For the first time on our trip we found ourselves on the well beaten backpacker track. A first for Tom, a reminder for Lorna of her time in Australia a few years ago. Our first stop on the Gringo trail was the famous National Park of Tikal. This ancient city of ruins rises out of the rainforest-now inhabited by the eerie sounding Howler Monkeys. The impressive temples built by the Mayan’s date back to 4th Century BC . Tom was particularly impressed by the scale and engineering of the ruins especially when compared with some of the smaller projects he’s worked on. We stayed one night in the Tikal jungle and we woke to discover that the jungle insects had been feasting on us as we slept-we were both covered in bites!
During our stay in the jungle we met two American teachers living and working in Guatemala City, as well as Karen and Dieter, two fellow bikers who are also travelling along the Pan American Highway. We instantly hit is off with them both and we made plans to meet up the following day in Flores.
Thanks to them both we didn’t need to worry about finding a hotel, with a special parking space for Terry (our bike) inside the hotel lobby. That evening we strolled to the lakeside to enjoy some time relaxing and chatting over beers and cocktails, with our new found friends.
Already we had noticed the difference between Guatemala and our previous destinations. Mainly the number of Western backpackers, and the crazy chicken buses carrying them to their hostels. We also noticed quite quickly that not all of them were as keen to chat as Tom was. In fact many struggled to make eye contact and mutter a “Hello” this became a pet annoyance for Tom but he persisted in acknowledging fellow travellers, liking himself to Mick Dundee. Little did we know this was just the beginning of life on one of the most famous backpacker routes.
Next up Antigua, oh how Lorna loved Antigua! With camera in-hand she disappeared for hours photographing colourful streets and crumbling buildings. To top it off, she even found a chocolate factory, who happily supplied samples of various chocolate creations. Tom was equally as happy in this colonial town, he whiled away the hours drinking Guatemalan coffee, people watching and attending the gym. His favourite coffee shop was an independent co-operative, the owner was passionate about supporting the local coffee farmers. Antigua was an absolute delight with three volcanoes towering above it, traditional markets and woman wearing their hand sewn traditional dress. The town is obviously very well geared towards tourism but it manages to do this without loosing any of its charm.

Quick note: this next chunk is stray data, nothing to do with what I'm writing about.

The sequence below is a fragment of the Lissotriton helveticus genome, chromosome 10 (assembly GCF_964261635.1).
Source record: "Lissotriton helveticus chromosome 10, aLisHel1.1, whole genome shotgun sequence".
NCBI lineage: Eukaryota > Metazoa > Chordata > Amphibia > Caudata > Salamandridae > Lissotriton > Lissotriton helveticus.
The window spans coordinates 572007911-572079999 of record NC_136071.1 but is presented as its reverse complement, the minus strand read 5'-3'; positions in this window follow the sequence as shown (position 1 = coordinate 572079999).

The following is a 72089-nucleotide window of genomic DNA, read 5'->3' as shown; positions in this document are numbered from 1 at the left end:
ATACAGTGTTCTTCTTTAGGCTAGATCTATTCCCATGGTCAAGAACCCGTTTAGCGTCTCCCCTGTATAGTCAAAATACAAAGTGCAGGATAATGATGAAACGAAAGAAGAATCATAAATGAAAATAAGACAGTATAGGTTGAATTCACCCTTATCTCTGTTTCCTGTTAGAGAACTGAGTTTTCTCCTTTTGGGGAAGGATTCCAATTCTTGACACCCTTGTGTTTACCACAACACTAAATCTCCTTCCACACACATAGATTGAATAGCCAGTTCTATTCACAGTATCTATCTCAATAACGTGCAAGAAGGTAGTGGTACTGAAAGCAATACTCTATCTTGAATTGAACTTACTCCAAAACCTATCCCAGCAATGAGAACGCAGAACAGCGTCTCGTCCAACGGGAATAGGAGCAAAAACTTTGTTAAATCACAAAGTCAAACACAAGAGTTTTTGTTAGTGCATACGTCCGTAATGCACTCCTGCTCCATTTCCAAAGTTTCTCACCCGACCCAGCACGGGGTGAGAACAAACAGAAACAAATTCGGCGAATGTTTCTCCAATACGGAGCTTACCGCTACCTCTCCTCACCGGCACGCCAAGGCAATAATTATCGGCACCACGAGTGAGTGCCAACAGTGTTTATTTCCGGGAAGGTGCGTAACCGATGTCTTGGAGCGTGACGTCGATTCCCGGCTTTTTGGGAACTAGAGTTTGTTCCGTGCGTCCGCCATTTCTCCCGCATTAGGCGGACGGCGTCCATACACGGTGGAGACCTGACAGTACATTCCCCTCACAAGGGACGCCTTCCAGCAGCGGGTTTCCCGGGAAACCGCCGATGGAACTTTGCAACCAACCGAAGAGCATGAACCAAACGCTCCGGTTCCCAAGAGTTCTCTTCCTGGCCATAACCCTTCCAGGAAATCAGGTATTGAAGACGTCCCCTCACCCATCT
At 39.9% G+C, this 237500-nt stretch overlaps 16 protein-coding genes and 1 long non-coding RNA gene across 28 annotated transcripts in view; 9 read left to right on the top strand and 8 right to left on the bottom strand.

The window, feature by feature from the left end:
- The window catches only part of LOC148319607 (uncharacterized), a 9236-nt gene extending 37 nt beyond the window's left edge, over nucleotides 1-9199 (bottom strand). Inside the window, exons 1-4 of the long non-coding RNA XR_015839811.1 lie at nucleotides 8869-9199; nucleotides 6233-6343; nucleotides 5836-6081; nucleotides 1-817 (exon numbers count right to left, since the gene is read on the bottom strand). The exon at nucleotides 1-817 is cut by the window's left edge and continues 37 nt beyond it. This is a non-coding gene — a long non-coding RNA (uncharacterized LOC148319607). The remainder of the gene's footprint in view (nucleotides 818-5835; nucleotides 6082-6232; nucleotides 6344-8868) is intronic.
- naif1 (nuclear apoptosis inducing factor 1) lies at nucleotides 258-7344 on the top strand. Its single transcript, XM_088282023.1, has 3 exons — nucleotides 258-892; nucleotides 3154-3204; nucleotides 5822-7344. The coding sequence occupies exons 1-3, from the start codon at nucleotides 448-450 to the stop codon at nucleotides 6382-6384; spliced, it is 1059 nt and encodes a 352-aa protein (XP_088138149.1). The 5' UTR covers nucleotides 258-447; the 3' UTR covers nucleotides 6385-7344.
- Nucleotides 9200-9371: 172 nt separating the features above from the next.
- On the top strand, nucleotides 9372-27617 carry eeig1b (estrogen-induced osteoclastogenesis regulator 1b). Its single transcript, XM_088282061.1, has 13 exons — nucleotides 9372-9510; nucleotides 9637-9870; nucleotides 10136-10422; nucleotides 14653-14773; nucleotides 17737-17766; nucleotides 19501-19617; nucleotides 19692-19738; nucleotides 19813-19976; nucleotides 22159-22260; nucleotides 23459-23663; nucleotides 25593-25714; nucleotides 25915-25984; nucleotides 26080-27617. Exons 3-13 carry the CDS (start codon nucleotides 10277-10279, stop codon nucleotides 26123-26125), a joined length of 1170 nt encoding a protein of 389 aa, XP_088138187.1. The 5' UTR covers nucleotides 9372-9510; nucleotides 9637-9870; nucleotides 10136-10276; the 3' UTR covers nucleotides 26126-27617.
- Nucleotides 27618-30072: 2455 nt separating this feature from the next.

Our final stop in Lorna’s favourite country to-date was Lake Atitlan. This beautiful and impressive blue lake is surrounded by perfectly shaped volcanoes. This stunning lake is certainly a worthy contender for the title of ‘Best Lake’ and is strong competition for Crater Lake back in Oregon.
We once again hooked up with Karen and Dieter, and decided to ride across the border from Guatemala into El Salvador together. On our last night in Guatemala we met for dinner and shared the warnings and horror stories that we had all heard about our next destination. El Salvador has notorious gang problems, and is ranked as the most dangerous country on our route. With this in mind, we were very grateful to be entering this new country in convoy!